Debunking myths about Christian Science

October 11, 2009 at 10:32 am (Christian Science)

Christian Science is a small, young church with deep roots in early Christianity.

Its members tend to be very devout, prayerful and believing people, whose prayer-based healing practice draws them closer to God.

However, it should be stressed that this religion is not related or connected to Scientology, a separate faith. Other than a similarity in name, the two have nothing in common.

“Some people think that Christian Science is faith healing, but in fact, Christian Science teaches that it is never God’s will for anyone to suffer or die,” said Elizabeth Beall, with the Christian Science Committee on Publication for Utah.

Christian Science thrives in Utah. The first Utah congregation, called First Church of Christ, Scientist, Salt Lake City, was incorporated in 1891.

Some of these churches are local landmarks, Beall said.

“Architect Walter E. Ware designed the Christian Science church in Salt Lake City, among other historic buildings, such as the Old Masonic Temple.

“More churches were established in Utah between 1909 and 2006. Today, you can find them in Salt Lake City, Ogden, Park City, St. George, and an informal group in Kanab,” Beall said.

Salt Lake City has three churches, at 1165 S. Foothill Drive; 1303 E. Spring Lane; and at 2309 S. Highland Drive.

Christian Science has about 2,000 branch churches and societies worldwide, in more than 80 countries.

The First Church of Christ, Scientist, also known as “The Mother Church,” is located in Boston, Mass., and was built in 1894.

In addition to praying daily for the health and welfare of their local communities, Christian Scientists host regular public events.

Public talks on current topics are sponsored by local churches.

An international group of speakers known as the Christian Science Board of Lectureship is appointed by The Mother Church, headquartered in Boston.

Recently, one of these lecturers, Ron Ballard of Ashland, Ore., talked in Salt Lake City about prayer and the economy. In Park City, he spoke about prayer and the environment.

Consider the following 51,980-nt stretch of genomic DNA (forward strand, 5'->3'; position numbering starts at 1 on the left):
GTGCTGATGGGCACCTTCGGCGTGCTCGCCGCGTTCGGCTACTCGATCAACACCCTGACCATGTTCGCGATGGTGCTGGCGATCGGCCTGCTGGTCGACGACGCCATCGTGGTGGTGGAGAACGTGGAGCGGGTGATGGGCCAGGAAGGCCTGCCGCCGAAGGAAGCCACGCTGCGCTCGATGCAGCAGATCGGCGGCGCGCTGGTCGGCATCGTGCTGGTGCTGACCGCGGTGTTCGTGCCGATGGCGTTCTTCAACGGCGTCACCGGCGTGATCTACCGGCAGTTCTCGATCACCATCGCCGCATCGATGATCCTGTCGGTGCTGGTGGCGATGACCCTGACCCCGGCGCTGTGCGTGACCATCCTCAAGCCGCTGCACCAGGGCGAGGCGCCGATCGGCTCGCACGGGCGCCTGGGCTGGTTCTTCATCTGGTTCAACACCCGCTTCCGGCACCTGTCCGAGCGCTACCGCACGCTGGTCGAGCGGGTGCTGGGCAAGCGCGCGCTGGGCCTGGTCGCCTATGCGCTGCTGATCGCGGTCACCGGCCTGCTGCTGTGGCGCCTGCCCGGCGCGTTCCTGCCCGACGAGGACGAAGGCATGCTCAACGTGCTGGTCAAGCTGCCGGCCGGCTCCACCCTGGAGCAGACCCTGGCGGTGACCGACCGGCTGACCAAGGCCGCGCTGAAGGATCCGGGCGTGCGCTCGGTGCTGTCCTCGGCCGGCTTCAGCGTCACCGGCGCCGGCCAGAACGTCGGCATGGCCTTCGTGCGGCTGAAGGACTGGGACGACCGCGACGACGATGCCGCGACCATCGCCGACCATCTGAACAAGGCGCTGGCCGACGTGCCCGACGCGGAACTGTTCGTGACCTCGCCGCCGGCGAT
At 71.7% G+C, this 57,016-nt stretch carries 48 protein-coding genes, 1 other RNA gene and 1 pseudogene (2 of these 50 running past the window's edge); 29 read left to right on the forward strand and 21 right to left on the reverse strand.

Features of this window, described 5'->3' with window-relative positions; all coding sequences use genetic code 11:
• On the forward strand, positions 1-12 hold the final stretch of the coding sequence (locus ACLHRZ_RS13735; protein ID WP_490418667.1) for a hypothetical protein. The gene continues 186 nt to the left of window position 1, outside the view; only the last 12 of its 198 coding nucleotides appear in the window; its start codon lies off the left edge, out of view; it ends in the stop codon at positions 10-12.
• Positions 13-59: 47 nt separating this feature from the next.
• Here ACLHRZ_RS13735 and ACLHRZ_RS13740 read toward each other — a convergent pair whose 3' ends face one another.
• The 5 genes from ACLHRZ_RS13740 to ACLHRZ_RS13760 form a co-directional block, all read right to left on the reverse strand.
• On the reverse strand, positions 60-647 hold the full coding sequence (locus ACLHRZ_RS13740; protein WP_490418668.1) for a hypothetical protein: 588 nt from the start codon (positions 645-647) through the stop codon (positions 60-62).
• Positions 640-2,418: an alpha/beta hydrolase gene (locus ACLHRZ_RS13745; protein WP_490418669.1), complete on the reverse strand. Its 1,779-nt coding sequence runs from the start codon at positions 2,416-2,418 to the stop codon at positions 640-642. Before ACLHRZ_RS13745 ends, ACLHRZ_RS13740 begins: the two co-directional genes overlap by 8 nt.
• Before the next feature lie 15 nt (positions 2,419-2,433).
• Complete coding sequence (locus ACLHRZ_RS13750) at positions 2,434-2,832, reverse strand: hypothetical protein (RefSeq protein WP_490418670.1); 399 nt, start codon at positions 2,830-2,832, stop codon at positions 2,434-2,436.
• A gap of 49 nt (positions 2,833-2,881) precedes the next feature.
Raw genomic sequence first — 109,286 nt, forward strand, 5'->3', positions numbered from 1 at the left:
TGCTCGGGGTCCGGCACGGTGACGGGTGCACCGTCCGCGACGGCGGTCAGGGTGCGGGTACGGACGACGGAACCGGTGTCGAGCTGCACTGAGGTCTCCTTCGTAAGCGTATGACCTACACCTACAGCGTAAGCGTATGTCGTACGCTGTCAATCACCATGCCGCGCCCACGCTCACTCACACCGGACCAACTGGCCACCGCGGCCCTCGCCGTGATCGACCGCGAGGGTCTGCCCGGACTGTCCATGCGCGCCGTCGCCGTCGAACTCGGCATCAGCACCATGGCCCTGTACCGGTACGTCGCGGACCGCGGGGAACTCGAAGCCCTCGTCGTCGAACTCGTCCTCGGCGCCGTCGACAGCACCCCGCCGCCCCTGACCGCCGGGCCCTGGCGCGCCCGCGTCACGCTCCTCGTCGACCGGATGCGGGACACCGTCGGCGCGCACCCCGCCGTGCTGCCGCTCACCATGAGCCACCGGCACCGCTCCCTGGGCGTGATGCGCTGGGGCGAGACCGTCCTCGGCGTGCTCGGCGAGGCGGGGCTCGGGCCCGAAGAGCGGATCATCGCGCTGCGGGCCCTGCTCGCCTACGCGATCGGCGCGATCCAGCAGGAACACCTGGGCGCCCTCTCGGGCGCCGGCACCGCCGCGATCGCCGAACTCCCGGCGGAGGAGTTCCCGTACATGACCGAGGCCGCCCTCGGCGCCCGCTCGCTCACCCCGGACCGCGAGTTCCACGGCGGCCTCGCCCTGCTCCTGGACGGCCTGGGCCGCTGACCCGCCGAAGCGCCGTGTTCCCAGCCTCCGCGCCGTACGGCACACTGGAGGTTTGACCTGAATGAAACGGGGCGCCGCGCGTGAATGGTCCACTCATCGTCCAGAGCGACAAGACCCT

As their core beliefs, “Christian Scientists believe in one, infinite God who is all and all-good,” according to Christianscience.com. “They believe that God is not distant and unknowable, but that God is all-encompassing and always present, and that each individual is loved by God, cared for by Him, and made in God’s image — spiritual, not material.

“Christian Scientists believe in the Bible and in Christ Jesus as the son of God, or promised Messiah. And they believe that Jesus’ teachings and healing work expressed scientific Christianity, or the application of the laws of God — laws which are still practical and provable today, by anyone, anywhere. Christian Scientists consider the Commandments, as well as Jesus’ Sermon on the Mount, to be central to their lives and practice of Christianity.

The Web site continues: “Above all, Christian Scientists believe in the saving, healing power of God’s love — that no one is beyond redemption, that no problem is too entrenched or overwhelming to be addressed and healed.

“In other words, Christian Scientists don’t believe that salvation occurs at some point in the future, but that the presence of God’s goodness can be experienced here and now — and by everyone.”

Perhaps most singled out are the church’s beliefs on healing. Generally, a Christian Scientist’s first choice is to rely on prayer for healing. In most cases, this means that a medical remedy is unnecessary, the church’s Web site states.

“There is no Biblical or church mandate to forgo medical intervention, nor do Christian Scientists believe that it’s God’s will that anyone suffer or die. A Christian Scientist’s decision to rely on prayer comes from trust, not blind faith, in God, and from a conviction that God’s care continues under every circumstance,” Christianscience.com says.